All children who were considered minimal risk for penicillin allergy in a questionnaire demonstrated no allergy to the antibiotic in a study published in Pediatrics.
“A recent study in the pediatric ED revealed that the majority of the symptoms of penicillin allergy reported by families are low risk for true allergy,” David Vyles, DO, from the department of pediatric emergency medicine at the Medical College of Wisconsin, Milwaukee, and colleagues wrote. “… Because there is no process to safely and rapidly diagnose true penicillin allergy in an acute care setting, providers in the pediatric ED are reluctant to prescribe penicillin antibiotics to children with a reported penicillin allergy.”
To test the hypothesis that all children who come into the pediatric ED with low-risk penicillin allergy symptoms do not have a true penicillin allergy, the researchers administered an allergy questionnaire to 597 parents. One hundred prespecified children who had reported symptoms were further tested for penicillin allergy. They then calculated the number of negative allergy tests with a 95% confidence interval.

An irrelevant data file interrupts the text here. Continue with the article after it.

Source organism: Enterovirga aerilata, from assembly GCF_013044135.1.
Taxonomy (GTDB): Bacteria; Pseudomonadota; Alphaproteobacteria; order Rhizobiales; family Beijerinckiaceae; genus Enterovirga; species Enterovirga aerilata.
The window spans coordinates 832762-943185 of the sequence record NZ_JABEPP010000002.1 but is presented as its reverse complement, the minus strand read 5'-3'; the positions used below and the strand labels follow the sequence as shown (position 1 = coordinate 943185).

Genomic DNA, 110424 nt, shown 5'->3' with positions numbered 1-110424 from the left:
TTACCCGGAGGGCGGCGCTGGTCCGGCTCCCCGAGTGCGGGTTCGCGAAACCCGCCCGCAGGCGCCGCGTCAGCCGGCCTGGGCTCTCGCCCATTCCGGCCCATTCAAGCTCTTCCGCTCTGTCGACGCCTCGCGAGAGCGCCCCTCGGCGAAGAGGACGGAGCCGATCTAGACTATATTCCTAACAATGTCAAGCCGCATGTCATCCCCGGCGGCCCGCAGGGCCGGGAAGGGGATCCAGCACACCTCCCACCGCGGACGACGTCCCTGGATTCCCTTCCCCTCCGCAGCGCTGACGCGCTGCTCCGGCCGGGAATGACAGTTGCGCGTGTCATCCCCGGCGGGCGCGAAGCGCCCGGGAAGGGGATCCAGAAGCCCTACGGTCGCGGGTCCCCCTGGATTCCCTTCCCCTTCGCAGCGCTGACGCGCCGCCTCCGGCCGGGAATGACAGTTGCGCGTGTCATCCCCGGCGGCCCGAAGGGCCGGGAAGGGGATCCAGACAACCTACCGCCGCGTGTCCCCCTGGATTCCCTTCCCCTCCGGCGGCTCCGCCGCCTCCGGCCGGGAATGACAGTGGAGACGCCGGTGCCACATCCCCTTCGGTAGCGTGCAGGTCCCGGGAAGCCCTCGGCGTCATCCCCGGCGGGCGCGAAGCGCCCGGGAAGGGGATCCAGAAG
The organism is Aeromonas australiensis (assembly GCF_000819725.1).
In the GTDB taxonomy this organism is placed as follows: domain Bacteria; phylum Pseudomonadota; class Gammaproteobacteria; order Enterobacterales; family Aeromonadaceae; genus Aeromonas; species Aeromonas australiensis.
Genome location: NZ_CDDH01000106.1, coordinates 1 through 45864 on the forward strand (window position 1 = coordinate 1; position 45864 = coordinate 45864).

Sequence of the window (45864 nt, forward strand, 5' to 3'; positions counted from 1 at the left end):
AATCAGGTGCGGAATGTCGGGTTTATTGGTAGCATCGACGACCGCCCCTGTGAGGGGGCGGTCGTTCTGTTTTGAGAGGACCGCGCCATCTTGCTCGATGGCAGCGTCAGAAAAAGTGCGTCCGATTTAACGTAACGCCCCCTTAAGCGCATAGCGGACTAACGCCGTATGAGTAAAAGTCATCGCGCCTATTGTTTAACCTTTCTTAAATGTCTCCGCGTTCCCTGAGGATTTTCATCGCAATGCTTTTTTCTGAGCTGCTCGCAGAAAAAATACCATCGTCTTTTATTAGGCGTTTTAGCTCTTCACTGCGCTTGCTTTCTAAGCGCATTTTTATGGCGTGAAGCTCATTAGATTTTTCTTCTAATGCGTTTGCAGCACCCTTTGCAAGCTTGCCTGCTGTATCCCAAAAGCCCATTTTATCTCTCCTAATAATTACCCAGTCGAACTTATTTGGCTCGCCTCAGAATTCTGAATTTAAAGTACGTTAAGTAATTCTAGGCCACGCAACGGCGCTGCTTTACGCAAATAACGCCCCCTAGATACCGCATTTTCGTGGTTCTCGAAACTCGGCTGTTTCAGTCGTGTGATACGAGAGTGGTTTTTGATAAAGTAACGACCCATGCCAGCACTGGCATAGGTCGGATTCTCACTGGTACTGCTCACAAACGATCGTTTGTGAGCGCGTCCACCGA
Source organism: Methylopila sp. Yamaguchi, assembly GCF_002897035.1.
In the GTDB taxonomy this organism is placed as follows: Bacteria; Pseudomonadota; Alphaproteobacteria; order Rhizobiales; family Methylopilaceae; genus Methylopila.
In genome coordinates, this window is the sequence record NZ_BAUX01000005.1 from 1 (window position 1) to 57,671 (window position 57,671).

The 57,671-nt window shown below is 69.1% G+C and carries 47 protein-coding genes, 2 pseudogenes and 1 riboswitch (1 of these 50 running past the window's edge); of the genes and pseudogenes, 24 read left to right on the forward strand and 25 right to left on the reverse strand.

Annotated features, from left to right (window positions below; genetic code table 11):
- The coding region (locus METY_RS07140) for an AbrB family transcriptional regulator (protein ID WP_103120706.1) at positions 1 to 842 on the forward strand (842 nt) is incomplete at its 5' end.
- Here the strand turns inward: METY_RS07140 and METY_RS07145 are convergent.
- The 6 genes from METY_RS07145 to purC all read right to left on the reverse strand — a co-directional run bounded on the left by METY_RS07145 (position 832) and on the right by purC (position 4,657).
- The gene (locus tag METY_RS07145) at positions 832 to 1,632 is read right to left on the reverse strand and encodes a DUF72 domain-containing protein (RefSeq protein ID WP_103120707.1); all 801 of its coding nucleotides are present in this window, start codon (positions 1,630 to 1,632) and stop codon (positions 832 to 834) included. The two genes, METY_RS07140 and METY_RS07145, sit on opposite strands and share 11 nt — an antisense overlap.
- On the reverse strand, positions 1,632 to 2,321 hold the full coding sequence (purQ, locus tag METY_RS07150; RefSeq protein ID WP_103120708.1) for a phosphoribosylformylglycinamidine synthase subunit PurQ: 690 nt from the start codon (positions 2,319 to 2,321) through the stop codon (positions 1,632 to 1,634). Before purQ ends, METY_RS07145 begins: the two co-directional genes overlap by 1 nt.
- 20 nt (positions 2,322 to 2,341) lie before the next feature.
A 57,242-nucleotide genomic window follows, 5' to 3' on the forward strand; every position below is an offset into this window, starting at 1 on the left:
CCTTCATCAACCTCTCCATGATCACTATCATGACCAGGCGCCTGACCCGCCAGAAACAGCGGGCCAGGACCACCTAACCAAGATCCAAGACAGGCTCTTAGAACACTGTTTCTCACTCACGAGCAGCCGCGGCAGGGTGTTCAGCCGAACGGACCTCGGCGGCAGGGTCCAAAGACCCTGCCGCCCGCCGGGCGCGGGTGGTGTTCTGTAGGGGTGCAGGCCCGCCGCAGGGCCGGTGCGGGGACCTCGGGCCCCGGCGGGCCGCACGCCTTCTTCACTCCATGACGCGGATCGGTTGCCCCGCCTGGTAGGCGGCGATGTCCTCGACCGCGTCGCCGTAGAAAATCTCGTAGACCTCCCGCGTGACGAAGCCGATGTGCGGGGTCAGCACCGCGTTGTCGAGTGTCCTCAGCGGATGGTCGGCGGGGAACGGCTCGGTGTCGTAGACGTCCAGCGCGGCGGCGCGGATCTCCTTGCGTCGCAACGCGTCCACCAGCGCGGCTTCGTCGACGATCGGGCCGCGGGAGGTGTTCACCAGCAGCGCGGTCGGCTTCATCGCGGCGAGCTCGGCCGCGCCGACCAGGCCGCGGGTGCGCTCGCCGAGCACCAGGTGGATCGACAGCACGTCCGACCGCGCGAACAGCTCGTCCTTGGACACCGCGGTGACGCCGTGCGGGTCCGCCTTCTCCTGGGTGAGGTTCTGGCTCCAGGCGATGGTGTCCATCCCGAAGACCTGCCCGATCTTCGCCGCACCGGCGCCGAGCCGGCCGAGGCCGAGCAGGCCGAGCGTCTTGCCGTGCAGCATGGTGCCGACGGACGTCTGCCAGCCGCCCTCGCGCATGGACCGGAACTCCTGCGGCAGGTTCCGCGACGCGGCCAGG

Of the 597 parents who completed the questionnaire, 51% (n = 302) of the children aged 4 to 18 years were eligible to be tested for the allergy based on their low-risk status. The median age of those tested was 9 years, and they were diagnosed at 1 year. The most frequently attributed symptoms included rash (97%) and itching (63%).
Every child tested (n = 100) demonstrated negative immunoglobulin E-mediated hypersensitivity to penicillin (95% CI [96.4%-100%]). Because of this testing, all could have the allergy removed from their medical record.
“The ability of the questionnaire to successfully identify a population likely to be at low risk for penicillin allergy was validated by subsequent gold standard allergy testing,” Vyles and colleagues wrote. “It identified a group of low-risk children who successfully passed an oral drug challenge. This highlights the questionnaire’s potential as a safe alternative to time-consuming, costly, and labor-prohibitive penicillin skin testing in the ED setting for select patients.” — by Katherine Bortz
Disclosure: The researchers provide no relevant financial disclosures.